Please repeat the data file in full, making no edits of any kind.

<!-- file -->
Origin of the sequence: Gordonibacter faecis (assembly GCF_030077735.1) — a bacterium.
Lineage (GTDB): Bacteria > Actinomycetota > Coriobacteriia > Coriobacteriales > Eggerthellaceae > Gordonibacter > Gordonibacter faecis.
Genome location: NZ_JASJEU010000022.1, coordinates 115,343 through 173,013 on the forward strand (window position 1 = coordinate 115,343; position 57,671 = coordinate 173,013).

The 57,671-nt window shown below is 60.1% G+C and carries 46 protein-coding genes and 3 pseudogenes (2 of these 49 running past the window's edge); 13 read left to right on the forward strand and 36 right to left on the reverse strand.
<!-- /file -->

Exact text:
Origin of the sequence: Gordonibacter faecis (assembly GCF_030077735.1) — a bacterium.
Lineage (GTDB): Bacteria > Actinomycetota > Coriobacteriia > Coriobacteriales > Eggerthellaceae > Gordonibacter > Gordonibacter faecis.
Genome location: NZ_JASJEU010000022.1, coordinates 115,343 through 173,013 on the forward strand (window position 1 = coordinate 115,343; position 57,671 = coordinate 173,013).

The 57,671-nt window shown below is 60.1% G+C and carries 46 protein-coding genes and 3 pseudogenes (2 of these 49 running past the window's edge); 13 read left to right on the forward strand and 36 right to left on the reverse strand.